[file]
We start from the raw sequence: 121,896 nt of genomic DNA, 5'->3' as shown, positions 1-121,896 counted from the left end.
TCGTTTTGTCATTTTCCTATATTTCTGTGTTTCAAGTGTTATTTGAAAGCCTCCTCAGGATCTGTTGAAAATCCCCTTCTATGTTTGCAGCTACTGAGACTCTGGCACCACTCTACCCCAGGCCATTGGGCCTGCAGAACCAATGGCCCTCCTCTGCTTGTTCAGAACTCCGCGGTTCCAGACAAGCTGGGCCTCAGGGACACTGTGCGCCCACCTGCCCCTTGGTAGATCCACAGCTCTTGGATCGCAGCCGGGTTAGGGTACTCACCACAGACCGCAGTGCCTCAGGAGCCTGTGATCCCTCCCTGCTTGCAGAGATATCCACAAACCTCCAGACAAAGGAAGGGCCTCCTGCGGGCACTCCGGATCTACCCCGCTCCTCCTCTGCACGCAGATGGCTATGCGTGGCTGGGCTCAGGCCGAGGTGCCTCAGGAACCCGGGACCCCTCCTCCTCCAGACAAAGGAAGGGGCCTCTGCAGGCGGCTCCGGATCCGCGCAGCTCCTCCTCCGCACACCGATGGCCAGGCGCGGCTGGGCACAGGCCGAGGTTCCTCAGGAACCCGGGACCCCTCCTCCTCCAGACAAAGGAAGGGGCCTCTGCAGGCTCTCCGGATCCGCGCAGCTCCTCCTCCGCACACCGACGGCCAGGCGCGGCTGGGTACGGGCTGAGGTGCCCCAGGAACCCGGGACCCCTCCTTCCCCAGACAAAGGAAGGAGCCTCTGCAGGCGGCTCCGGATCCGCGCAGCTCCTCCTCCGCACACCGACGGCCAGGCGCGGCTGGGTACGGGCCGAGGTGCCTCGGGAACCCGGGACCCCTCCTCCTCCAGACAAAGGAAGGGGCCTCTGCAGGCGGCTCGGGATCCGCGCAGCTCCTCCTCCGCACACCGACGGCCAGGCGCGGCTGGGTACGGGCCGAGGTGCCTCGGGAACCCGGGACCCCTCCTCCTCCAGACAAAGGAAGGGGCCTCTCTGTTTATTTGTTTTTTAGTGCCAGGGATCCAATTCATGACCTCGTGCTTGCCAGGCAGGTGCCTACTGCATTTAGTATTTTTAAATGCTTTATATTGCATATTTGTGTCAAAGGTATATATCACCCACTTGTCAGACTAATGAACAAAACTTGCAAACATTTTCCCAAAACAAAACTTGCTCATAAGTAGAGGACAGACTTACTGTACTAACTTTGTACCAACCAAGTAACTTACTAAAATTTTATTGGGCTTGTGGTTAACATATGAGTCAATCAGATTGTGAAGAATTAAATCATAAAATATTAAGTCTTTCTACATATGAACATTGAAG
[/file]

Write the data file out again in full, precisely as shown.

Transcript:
We start from the raw sequence: 121,896 nt of genomic DNA, 5'->3' as shown, positions 1-121,896 counted from the left end.
TCGTTTTGTCATTTTCCTATATTTCTGTGTTTCAAGTGTTATTTGAAAGCCTCCTCAGGATCTGTTGAAAATCCCCTTCTATGTTTGCAGCTACTGAGACTCTGGCACCACTCTACCCCAGGCCATTGGGCCTGCAGAACCAATGGCCCTCCTCTGCTTGTTCAGAACTCCGCGGTTCCAGACAAGCTGGGCCTCAGGGACACTGTGCGCCCACCTGCCCCTTGGTAGATCCACAGCTCTTGGATCGCAGCCGGGTTAGGGTACTCACCACAGACCGCAGTGCCTCAGGAGCCTGTGATCCCTCCCTGCTTGCAGAGATATCCACAAACCTCCAGACAAAGGAAGGGCCTCCTGCGGGCACTCCGGATCTACCCCGCTCCTCCTCTGCACGCAGATGGCTATGCGTGGCTGGGCTCAGGCCGAGGTGCCTCAGGAACCCGGGACCCCTCCTCCTCCAGACAAAGGAAGGGGCCTCTGCAGGCGGCTCCGGATCCGCGCAGCTCCTCCTCCGCACACCGATGGCCAGGCGCGGCTGGGCACAGGCCGAGGTTCCTCAGGAACCCGGGACCCCTCCTCCTCCAGACAAAGGAAGGGGCCTCTGCAGGCTCTCCGGATCCGCGCAGCTCCTCCTCCGCACACCGACGGCCAGGCGCGGCTGGGTACGGGCTGAGGTGCCCCAGGAACCCGGGACCCCTCCTTCCCCAGACAAAGGAAGGAGCCTCTGCAGGCGGCTCCGGATCCGCGCAGCTCCTCCTCCGCACACCGACGGCCAGGCGCGGCTGGGTACGGGCCGAGGTGCCTCGGGAACCCGGGACCCCTCCTCCTCCAGACAAAGGAAGGGGCCTCTGCAGGCGGCTCGGGATCCGCGCAGCTCCTCCTCCGCACACCGACGGCCAGGCGCGGCTGGGTACGGGCCGAGGTGCCTCGGGAACCCGGGACCCCTCCTCCTCCAGACAAAGGAAGGGGCCTCTCTGTTTATTTGTTTTTTAGTGCCAGGGATCCAATTCATGACCTCGTGCTTGCCAGGCAGGTGCCTACTGCATTTAGTATTTTTAAATGCTTTATATTGCATATTTGTGTCAAAGGTATATATCACCCACTTGTCAGACTAATGAACAAAACTTGCAAACATTTTCCCAAAACAAAACTTGCTCATAAGTAGAGGACAGACTTACTGTACTAACTTTGTACCAACCAAGTAACTTACTAAAATTTTATTGGGCTTGTGGTTAACATATGAGTCAATCAGATTGTGAAGAATTAAATCATAAAATATTAAGTCTTTCTACATATGAACATTGAAG